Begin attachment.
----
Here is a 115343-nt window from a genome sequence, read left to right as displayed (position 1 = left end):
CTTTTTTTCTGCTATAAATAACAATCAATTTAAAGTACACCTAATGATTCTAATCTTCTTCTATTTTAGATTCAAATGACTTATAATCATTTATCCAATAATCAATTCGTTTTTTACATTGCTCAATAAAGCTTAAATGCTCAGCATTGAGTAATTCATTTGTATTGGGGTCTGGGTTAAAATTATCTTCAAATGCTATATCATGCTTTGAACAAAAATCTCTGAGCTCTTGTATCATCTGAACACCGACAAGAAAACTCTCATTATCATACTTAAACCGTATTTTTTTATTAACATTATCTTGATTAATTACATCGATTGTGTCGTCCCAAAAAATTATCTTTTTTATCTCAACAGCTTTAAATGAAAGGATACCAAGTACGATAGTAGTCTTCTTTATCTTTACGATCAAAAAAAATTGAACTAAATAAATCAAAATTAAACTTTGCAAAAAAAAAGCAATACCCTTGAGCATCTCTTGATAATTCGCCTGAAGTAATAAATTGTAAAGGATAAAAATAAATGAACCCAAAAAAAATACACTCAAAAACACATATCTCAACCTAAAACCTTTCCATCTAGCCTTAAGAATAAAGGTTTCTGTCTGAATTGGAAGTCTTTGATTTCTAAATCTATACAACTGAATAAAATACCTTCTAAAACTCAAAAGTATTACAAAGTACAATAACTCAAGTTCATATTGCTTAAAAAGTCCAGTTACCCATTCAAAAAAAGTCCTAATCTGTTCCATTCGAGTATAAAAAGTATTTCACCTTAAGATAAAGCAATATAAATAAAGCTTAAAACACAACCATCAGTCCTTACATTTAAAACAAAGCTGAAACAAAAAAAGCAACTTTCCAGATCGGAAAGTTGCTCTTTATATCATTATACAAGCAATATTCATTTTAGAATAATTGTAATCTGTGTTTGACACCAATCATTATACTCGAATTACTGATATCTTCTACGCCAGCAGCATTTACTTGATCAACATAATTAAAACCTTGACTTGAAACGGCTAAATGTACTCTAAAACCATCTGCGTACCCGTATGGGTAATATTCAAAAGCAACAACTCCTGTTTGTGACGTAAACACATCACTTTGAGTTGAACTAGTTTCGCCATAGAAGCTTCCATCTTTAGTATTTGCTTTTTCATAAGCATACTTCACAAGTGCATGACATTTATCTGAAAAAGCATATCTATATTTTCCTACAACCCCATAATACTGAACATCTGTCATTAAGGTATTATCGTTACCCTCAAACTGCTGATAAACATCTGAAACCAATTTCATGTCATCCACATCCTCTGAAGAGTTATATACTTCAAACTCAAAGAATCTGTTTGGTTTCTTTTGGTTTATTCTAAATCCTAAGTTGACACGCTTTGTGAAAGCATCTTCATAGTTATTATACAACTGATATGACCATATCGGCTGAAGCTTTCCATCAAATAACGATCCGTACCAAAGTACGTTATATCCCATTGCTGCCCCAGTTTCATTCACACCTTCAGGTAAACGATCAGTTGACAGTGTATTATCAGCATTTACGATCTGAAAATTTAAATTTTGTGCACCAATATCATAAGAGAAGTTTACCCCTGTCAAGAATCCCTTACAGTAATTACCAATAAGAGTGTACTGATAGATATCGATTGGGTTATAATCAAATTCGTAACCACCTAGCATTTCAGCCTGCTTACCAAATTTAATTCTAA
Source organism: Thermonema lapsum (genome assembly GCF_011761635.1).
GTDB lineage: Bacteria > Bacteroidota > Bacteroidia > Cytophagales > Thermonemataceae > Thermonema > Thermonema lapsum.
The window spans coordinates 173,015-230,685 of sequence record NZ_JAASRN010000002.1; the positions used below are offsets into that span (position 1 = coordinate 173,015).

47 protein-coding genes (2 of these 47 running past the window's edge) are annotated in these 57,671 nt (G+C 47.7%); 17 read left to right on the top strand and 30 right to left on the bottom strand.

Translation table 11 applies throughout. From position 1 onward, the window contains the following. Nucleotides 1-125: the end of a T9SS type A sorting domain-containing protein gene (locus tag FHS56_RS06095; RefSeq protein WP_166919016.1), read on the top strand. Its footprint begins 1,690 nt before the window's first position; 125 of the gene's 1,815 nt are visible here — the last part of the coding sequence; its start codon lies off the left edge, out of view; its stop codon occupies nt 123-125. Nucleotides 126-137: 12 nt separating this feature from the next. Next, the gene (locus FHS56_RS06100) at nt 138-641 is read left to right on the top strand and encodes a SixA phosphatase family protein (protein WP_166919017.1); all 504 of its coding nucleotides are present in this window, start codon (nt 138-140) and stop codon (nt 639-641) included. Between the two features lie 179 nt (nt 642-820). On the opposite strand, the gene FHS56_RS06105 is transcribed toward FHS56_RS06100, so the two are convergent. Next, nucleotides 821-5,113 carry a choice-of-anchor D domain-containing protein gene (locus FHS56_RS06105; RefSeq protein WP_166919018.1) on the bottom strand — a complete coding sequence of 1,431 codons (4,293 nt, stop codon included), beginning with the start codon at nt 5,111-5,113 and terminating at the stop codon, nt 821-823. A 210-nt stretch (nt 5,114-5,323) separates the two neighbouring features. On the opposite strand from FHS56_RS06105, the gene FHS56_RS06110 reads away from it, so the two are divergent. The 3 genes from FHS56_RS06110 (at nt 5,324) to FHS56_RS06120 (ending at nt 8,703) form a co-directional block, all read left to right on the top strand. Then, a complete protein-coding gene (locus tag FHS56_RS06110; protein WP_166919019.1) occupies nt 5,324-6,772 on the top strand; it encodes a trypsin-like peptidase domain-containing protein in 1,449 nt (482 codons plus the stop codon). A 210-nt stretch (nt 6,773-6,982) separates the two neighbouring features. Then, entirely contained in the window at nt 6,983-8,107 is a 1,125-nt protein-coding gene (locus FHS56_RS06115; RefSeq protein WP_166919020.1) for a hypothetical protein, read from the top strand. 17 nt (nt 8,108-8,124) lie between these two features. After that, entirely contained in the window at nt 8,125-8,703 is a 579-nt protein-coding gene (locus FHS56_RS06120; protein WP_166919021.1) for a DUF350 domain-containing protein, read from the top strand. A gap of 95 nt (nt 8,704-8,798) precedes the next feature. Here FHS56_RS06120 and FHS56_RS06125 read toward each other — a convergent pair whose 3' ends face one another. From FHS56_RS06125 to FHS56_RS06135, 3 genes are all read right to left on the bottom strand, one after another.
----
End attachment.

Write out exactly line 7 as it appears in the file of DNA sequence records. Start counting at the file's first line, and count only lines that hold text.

Translation table 11 applies throughout. From position 1 onward, the window contains the following. Nucleotides 1-125: the end of a T9SS type A sorting domain-containing protein gene (locus tag FHS56_RS06095; RefSeq protein WP_166919016.1), read on the top strand. Its footprint begins 1,690 nt before the window's first position; 125 of the gene's 1,815 nt are visible here — the last part of the coding sequence; its start codon lies off the left edge, out of view; its stop codon occupies nt 123-125. Nucleotides 126-137: 12 nt separating this feature from the next. Next, the gene (locus FHS56_RS06100) at nt 138-641 is read left to right on the top strand and encodes a SixA phosphatase family protein (protein WP_166919017.1); all 504 of its coding nucleotides are present in this window, start codon (nt 138-140) and stop codon (nt 639-641) included. Between the two features lie 179 nt (nt 642-820). On the opposite strand, the gene FHS56_RS06105 is transcribed toward FHS56_RS06100, so the two are convergent. Next, nucleotides 821-5,113 carry a choice-of-anchor D domain-containing protein gene (locus FHS56_RS06105; RefSeq protein WP_166919018.1) on the bottom strand — a complete coding sequence of 1,431 codons (4,293 nt, stop codon included), beginning with the start codon at nt 5,111-5,113 and terminating at the stop codon, nt 821-823. A 210-nt stretch (nt 5,114-5,323) separates the two neighbouring features. On the opposite strand from FHS56_RS06105, the gene FHS56_RS06110 reads away from it, so the two are divergent. The 3 genes from FHS56_RS06110 (at nt 5,324) to FHS56_RS06120 (ending at nt 8,703) form a co-directional block, all read left to right on the top strand. Then, a complete protein-coding gene (locus tag FHS56_RS06110; protein WP_166919019.1) occupies nt 5,324-6,772 on the top strand; it encodes a trypsin-like peptidase domain-containing protein in 1,449 nt (482 codons plus the stop codon). A 210-nt stretch (nt 6,773-6,982) separates the two neighbouring features. Then, entirely contained in the window at nt 6,983-8,107 is a 1,125-nt protein-coding gene (locus FHS56_RS06115; RefSeq protein WP_166919020.1) for a hypothetical protein, read from the top strand. 17 nt (nt 8,108-8,124) lie between these two features. After that, entirely contained in the window at nt 8,125-8,703 is a 579-nt protein-coding gene (locus FHS56_RS06120; protein WP_166919021.1) for a DUF350 domain-containing protein, read from the top strand. A gap of 95 nt (nt 8,704-8,798) precedes the next feature. Here FHS56_RS06120 and FHS56_RS06125 read toward each other — a convergent pair whose 3' ends face one another. From FHS56_RS06125 to FHS56_RS06135, 3 genes are all read right to left on the bottom strand, one after another.